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If only I could find my son, alive or dead…



It is six years since Mercy Wairimu was told her son had drowned in River Theta in Juja. Even after a search, he was never found and she is yet to get closure

Whenever Mercy Wairimu remembers her firstborn son, Kennedy Maina, her tears flow. On her living room wall, a large portrait sits as a reminder that her son might still be alive somewhere. But she shudders at the thought that he could be dead since she has never seen him for six years.

She recalls a call she received on that fateful day, at exactly 6pm, Sunday, December 5, 2014. Her sister called to say that Kennedy had been admitted to hospital. Eager to know what was ailing her son, she probed for more information, but her sister told her that she had taken care of everything and she should plan to go to Juja the following morning.

Kennedy Maina and his younger brother, Norman Kienja and sister Mumbi Wairimu.

Not knowing her son’s health status, Wairimu left her home in Saika early morning and drove to Juja to check on how her son was fairing.

However, along the way she wondered how her son could have gotten that sick to an extent of being admitted to hospital. “I had visited my sister the previous day and Kennedy was the one who had directed me to her place, which is just a few metres from where he lived. He was a healthy 25-year-old. Nothing made sense to me,” she recalls.

Heartbreaking news

Wairimu had a rental house in Juja and Kennedy had been staying there for two years. He was staying in a servant’s quarter, managing his mother’s property.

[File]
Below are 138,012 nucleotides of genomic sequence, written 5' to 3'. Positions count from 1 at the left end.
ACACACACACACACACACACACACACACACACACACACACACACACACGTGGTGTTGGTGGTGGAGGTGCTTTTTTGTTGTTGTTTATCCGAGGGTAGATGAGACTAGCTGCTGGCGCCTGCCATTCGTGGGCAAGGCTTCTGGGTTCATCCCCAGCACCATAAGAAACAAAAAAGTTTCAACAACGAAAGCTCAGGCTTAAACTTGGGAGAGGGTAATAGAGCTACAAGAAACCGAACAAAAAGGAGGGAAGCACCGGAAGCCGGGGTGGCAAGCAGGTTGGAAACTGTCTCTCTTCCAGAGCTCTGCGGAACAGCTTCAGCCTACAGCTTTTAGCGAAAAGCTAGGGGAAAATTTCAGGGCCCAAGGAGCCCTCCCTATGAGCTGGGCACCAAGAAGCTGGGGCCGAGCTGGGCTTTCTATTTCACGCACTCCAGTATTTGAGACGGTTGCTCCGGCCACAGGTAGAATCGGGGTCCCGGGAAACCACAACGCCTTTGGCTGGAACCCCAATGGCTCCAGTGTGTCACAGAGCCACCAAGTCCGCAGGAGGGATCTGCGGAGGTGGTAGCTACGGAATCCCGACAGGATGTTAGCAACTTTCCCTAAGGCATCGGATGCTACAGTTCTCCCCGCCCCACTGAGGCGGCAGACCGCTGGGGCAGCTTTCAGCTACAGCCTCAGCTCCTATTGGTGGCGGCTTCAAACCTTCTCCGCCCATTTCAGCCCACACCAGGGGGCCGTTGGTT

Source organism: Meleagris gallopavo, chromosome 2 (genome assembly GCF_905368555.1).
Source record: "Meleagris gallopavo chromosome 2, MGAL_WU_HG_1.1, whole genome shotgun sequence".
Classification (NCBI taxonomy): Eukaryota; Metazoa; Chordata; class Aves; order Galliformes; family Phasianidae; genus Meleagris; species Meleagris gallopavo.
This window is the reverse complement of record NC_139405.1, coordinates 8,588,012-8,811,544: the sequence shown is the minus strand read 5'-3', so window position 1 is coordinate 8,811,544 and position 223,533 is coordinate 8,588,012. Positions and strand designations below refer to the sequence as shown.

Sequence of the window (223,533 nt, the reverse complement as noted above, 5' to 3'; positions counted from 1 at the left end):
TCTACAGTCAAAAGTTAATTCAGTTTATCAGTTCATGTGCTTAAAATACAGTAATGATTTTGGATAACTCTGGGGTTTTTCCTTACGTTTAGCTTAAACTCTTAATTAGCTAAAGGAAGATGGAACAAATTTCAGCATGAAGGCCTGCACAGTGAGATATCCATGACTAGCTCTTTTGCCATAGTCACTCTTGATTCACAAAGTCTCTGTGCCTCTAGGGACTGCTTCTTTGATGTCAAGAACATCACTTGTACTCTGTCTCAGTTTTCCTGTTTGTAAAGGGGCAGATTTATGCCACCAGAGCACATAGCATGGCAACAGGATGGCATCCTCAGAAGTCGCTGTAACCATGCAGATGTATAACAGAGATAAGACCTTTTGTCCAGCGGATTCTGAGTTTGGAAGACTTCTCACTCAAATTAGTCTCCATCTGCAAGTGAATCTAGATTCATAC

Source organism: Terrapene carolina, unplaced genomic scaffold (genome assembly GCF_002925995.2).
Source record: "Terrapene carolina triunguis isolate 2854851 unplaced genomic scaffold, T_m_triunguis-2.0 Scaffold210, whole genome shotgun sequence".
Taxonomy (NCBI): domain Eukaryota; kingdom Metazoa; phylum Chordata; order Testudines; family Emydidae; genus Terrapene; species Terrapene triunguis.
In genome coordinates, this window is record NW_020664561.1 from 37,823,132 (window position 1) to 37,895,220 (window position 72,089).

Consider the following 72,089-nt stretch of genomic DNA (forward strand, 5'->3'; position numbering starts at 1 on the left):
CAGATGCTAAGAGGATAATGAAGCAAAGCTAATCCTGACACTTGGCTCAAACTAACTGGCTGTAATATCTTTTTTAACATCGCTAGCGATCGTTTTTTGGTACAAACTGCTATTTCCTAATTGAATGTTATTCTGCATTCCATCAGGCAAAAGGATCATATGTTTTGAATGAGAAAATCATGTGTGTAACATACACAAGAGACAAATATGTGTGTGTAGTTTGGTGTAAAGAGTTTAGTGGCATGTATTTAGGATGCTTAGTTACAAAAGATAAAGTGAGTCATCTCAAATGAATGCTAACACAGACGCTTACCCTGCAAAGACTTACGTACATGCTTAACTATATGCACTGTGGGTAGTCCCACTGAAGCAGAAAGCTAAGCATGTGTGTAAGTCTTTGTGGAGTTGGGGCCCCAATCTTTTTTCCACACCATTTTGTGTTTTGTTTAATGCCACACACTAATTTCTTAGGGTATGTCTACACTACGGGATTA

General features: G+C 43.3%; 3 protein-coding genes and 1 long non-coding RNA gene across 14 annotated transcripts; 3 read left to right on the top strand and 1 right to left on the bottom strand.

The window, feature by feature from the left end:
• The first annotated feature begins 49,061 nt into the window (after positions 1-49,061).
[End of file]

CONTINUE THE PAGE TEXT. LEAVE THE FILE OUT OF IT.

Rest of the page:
On her way, she picked her younger sister at Githurai and continued with their journey. Upon arrival, her other sister, who had called her the previous evening, told her they had to go to where Kennedy lived to get all the information.

But on arrival to his place, everyone was weeping. She assumed the worst had happened. “At that time I began to imagine that my son was no more. I was in so much pain,” she says.

Her imaginations were then cut short by someone who said, “Kennedy drowned in river Theta after getting involved in a fight yesterday.”

“I was told that my son had visited his friends and got into a small argument. They then started fighting and by that time, they were near river Theta. Since it had been raining, he slid and fell in the river My sister initially lied to me that Kennedy was admitted in hospital because she did not want to break the heartbreaking news to me on phone. I suffer from blood pressure and my sister knew I wouldn’t be able to driver from Nairobi to Juja if she told me the truth,” she says.

Agonising search

Wairimu and her family reported the matter to Juja Police Station. The police organised divers to retrieve the body from the river. Three divers were assigned to search for the body. They demanded Sh6,000 per day.

At this time, Wairimu was determined to spend everything she had to get closure.

But nothing was forthcoming. Nothing was found — not even a hat, which was his signature look was found. For three days, Wairimu spent at the shores of river Theta, watching, waiting, hoping against hope. Her sleepless nights had already began.

“I returned to the station to get a way forward, but still nothing was forthcoming. The boy who Kennedy was involved in a fight with was arrested, but was later released because the police said there was no case,” she says as she wipes a tear.

To date, Wairimu, a single mother of three is still searching for her son, hoping that one day he would come home to unite with them. And if at all he is dead, she just hopes to find his body and give the first fruit of her womb a decent burial.

“Many of those grew up with Kennedy ask where he went, but I don’t know how to explain to them because just like them, I am seeking for answers,” she says.